The key to transforming owner reaction, frustration and punishment, and inconsistently-trained dogs into satisfied, calm, confident members of society (goes for both dog and human!) is to empower them. They CAN teach their dogs using positive reinforcement and humane correction, and through those techniques, they CAN have a dog that learns to not jump again. They can have the dog that they want if only for their time and effort (and payments to the trainer who teaches them these skills). They can have the dog that heels beautifully on and off leash around distractions and no longer drags them down the street. They can have the foundation of respect and trust to call that dog off mid-chase without panicking, knowing that it will promptly turn and run back toward them regardless of what it was chasing. They can have the confidence to leave food out in plain sight and know that it will be left alone. They can have the peace of mind they want, knowing that they will be able to save thousands of dollars because the dog will not chew or ingest inappropriate items when unsupervised, necessitating emergency surgery to retrieve them the hard way.

Unfortunately, as mentioned before, some well-meaning trainers believe this means withholding information that will likely save your relationship with your dog, if not your dog’s place as a pet in your home.

A good trainer will teach you how to turn a choke chain into a training collar, a shock collar into a remote training collar, or a “spiked” collar [NB: not referring to “pit bull” or LGD wolf collars here] into a pronged training collar, and change frustrated, emotional punishment into either a calm correction that helps the dog regroup and refocus. A good trainer does not always need to use food to reward the dog, but always has the option of doing so if necessary. A good trainer will teach you how to use rewards and aversives (remember, they need not always be collar corrections!) in a way that benefits the dog, rather than falsely benefiting you with tasks that feel good and sound good, but have little practical use in real-world training.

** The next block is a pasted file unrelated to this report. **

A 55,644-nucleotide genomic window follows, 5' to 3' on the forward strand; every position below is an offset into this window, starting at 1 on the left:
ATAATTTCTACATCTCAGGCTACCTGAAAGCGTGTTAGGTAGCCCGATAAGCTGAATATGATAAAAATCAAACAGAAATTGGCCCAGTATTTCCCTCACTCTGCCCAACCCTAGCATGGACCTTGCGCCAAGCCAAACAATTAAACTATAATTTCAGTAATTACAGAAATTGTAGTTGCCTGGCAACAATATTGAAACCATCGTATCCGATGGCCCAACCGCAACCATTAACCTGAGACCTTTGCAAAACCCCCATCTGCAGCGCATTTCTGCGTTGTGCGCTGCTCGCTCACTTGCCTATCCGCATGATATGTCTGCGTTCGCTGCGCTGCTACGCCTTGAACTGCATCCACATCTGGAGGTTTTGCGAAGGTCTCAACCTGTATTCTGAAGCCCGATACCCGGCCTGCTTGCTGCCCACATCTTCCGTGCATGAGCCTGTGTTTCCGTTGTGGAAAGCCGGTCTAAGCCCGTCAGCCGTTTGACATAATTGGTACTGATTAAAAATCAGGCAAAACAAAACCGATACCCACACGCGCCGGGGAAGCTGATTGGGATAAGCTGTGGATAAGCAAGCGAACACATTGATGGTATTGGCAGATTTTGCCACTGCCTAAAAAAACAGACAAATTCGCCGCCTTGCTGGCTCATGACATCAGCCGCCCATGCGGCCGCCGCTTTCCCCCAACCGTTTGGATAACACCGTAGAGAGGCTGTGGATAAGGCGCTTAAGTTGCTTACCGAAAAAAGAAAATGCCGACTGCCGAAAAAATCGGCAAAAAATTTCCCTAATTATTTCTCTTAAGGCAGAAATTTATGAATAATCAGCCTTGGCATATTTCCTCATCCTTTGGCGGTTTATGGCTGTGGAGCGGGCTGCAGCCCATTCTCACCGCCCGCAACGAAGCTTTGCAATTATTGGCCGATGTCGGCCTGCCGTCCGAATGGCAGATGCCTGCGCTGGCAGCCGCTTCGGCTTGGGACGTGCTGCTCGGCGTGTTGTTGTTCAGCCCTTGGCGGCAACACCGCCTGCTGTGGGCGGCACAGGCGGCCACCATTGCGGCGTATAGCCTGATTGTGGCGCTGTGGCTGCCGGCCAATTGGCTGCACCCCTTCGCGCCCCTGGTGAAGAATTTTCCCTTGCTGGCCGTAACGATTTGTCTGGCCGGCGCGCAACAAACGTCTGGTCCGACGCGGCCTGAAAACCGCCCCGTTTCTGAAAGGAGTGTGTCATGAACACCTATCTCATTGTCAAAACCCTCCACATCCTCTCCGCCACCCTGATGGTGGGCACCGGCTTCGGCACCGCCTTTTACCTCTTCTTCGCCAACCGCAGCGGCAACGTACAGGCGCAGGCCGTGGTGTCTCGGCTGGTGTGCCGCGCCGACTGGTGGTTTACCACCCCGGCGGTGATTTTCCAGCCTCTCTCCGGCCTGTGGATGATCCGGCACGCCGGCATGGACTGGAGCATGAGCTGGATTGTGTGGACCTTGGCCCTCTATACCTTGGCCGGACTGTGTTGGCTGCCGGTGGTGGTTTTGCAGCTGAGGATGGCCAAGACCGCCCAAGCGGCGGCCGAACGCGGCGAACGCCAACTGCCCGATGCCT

A good trainer never walks around with their “finger on the trigger,” so to speak, waiting for a dog to make a mistake so they can rain all kinds of aversives down on it.

But for many members of the general dog-owning public, they are absolutely itching to learn how to use “punishment” (to use the traditional behaviorism term) correctly. All we need to do is show them how, rather than admonish them to abandon the idea or worse, ignore their silent pleas and allow them to become frustrated enough to attempt to correct their dog in a way that is useless, counter-productive or downright abusive.

As someone more eloquent with words than I put it, “The secret to dog training is human training.”

I promised that I would reveal the non-Earth-shattering phrase uttered by the client with the problem Labrador puppy. As I was giving her information about training classes with real-world, balanced trainers (I have not yet established as a trainer at work) and explained what all she would learn with them, she sighed, looked at me and said “I would love to learn how to correct his bad behaviors.”

Provided that she continue to fulfill the dog’s needs for mental and physical stimulation, there is no reason at all this young woman should be denied this knowledge. Far from ruining her relationship with her dog, as many trainers are wont to point out, it will only further enhance it. It is my wish that she finds someone, if not myself, who will share this information with her so that her puppy can continue to grow and learn his place in this world. He’s got a lot of potential.

2 thoughts on “Empowering Dog Owners Through Balance, Part III”

  1. Pingback: Empowering Dog Owners Through Obedience, Part II

  2. Great insight in this post and this has also been my experience. Owners are so relieved when you tell them you can teach them how to effectively correct unwanted behavior, and when you assure them you don’t think they’re a bad person for wanting to say “no” to their dog!